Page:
Book review: The Dying Hours by Mark Billingham

The Dying Hours (Tom Thorne, #11)The Dying Hours by Mark Billingham
My rating: 2 of 5 stars

I’ve always wondered how many professional killers like to stage suicides. Purely on an intellectual curiosity basis of course. Honest.

Mark Billingham’s The Dying Hours is another in the successful run of Tom Thorne crime novels. In the last book, Thorne was bumped back down to uniform and is loving it so much that he starts an investigation into a suicide that didn’t seem right to him. It isn’t long before he finds others that aren’t suicides but part of a hit list for a retired criminal. And that’s pretty much the novel summed up.

Therein lies my problem with the book. Crime novels are as full of tropes and cliches as any other genre and there are only so many plots to go around, it is about using the tropes in an interesting way. Billingham is highly regarded and I’ve heard good things about his work, but this story felt flat to me. There were too many well-worn steps being trod over the course of the novel and it bored me. Reading other reviews there were many long time fans who felt the same way.

If you want a standard crime novel, this will fit the bill. But it might be worth checking out the other books in the series, or other works from Billingham, instead of this one.

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Book Review: Criminal by Karin Slaughter

Criminal (Will Trent, #6)Criminal by Karin Slaughter
My rating: 3.5 of 5 stars

If you ever want to feel better about yourself and your life, there is nothing like reading a book with characters that have a litany of personal problems and struggles. I can’t think of too many people with serial killers for dads, so that has to make your lot in life look better.

Unlike the previous Will Trent story I read from Karin Slaughter, this novel novel is split into two timelines, one in the modern day with Will, the other in the 1970s focuses on the early career of Will’s boss, Amanda Wagner. Karin handles the multiple POVs and timelines seamlessly and I really enjoyed the trials and tribulations of Amanda’s first homocide investigation, and the insights it gave into equality. It is really odd to think that only 30-40 years ago that people would have been phoning the police to report women impersonating police officers, because the idea that women could actually do the job seemed too ridiculous. Check out the interview with Karin discussing this:

It’s good to know that society has come a long way in a generation, not that you’d notice on the Youtube comments section.

Despite enjoying this novel, the characterisation, the social insights, the murder mystery, I could only give it 3.5 stars. The only reason for this was that I’ve had a very busy time of late, with many things competing for my spare time, and this book wasn’t compelling me to pick it up and keep reading. I didn’t have to force myself to read the book, by any means, more that I wasn’t drawn to it in the way I am with my favourite reads.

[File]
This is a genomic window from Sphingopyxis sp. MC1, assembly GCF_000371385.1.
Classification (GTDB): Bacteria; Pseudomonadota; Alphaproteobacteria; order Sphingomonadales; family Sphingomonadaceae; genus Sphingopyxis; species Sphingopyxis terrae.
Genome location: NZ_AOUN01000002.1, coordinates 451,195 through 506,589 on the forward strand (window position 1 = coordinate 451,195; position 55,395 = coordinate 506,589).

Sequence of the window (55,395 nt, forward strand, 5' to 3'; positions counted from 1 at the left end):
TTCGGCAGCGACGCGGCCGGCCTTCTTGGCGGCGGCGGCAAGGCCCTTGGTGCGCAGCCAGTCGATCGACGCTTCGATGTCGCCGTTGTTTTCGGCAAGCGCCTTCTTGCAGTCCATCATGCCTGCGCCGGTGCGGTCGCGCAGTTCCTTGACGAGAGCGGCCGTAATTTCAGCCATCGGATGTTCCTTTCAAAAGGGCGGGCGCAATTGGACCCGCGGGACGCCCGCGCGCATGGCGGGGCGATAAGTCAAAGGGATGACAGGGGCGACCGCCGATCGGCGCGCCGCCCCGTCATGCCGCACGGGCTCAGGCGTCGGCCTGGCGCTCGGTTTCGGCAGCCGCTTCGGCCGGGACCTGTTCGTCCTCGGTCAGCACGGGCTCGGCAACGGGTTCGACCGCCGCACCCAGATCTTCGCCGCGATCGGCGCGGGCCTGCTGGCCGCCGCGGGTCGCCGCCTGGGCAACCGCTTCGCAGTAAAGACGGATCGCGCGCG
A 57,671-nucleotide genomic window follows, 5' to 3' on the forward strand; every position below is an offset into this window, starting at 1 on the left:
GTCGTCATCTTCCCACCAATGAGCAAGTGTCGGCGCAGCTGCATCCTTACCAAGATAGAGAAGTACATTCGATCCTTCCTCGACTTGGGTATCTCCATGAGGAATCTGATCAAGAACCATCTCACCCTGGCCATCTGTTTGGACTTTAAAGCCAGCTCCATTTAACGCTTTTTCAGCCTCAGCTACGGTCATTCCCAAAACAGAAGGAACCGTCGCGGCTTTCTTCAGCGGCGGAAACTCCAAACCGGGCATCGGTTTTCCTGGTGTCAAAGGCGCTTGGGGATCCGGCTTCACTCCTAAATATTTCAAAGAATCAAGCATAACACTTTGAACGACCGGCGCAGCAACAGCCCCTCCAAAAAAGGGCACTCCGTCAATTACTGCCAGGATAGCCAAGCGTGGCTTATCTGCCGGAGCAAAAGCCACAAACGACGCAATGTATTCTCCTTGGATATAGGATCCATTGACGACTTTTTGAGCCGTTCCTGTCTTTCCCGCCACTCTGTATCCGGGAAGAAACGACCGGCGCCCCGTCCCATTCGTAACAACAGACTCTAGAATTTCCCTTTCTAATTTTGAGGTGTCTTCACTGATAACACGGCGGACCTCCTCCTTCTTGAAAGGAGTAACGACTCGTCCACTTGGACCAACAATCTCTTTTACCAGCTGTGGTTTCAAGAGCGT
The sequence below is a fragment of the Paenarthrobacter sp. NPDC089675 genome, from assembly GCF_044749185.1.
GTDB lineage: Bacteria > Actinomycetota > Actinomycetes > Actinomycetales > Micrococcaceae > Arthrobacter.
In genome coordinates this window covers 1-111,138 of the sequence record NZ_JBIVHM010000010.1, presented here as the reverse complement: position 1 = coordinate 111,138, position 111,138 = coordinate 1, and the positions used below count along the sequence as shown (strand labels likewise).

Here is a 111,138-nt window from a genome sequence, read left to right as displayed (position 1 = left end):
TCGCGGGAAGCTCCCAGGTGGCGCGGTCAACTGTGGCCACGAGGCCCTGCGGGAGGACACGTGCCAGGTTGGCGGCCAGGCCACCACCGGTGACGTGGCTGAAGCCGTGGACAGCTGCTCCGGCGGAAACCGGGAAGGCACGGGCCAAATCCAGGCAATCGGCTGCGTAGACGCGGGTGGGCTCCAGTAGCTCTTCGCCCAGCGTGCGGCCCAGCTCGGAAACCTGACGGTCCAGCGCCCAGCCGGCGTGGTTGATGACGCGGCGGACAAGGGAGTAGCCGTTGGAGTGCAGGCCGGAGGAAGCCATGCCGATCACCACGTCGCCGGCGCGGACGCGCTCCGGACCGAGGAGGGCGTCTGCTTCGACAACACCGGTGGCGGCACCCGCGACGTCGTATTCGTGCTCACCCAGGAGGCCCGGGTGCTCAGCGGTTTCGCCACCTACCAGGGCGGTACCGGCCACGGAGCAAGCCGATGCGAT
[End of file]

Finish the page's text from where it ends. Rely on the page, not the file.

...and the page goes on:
I’d recommend this book for people who’ve already read some of the Will Trent series, as they’ll get more out of the story than someone new to the Will’s world.

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Book review: Zero at the Bone by David Whish-Wilson

Zero at the BoneZero at the Bone by David Whish-Wilson
My rating: 5 of 5 stars

I know it is only early into November, but I think I’ve read the best book of the year. But don’t just take my word for it, Angela Savage thinks so too. That isn’t to say you can’t take my word for it. I’m trust-worthy. Honest.

David has set himself a huge task: setting a crime novel in the sleepy city of Perth Western Australia and making the hard-boiled-thriller work. Let’s just say that I’m glad I was too young to experience the Perth David has crafted in Zero at the Bone.

If you read Angela’s review, she has summed up the story and highlighted David’s skilled writing. I’ve previously discussed David’s previous novel, Line of Sight, as being a great novel; this one is even better.

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Book Review: The Broken Shore by Peter Temple

The Broken ShoreThe Broken Shore by Peter Temple
My rating: 4 of 5 stars

I was having a chat with a friend at a party when Peter Temple came up as a must read author recommendation. I’m rather naive when it comes to new and established authors, I don’t seem to have the inside scoop on Aussie writers the way I do with overseas talent. It wasn’t long afterwards that Peter Temple was mentioned again at the Perth Writers’ Festival. So I bought two of his books, Truth (ebook version) and The Broken Shore.

Now the recommendations for Peter Temple came from literary people, people whose recommendations I try to avoid like trips to Canberra and prison showers. But these recommendations carried weight, as one of them was a Lee Child and Michael Connelly fan. I can see why Peter is an award winning novelist, but I can also see why he is highly regarded amongst authors – like I said, naive. This is a crime novel, but not quite like most crime novels. I’d put Peter in the same category as James Lee Burke, Ian Rankin and Michael Connelly, except his work is more literary.

Also, it is sad that Peter isn’t as internationally recognised as those authors I have likened him to. This book was equal to any of those authors. So read Peter and make sure his work hits the international market, where it belongs.

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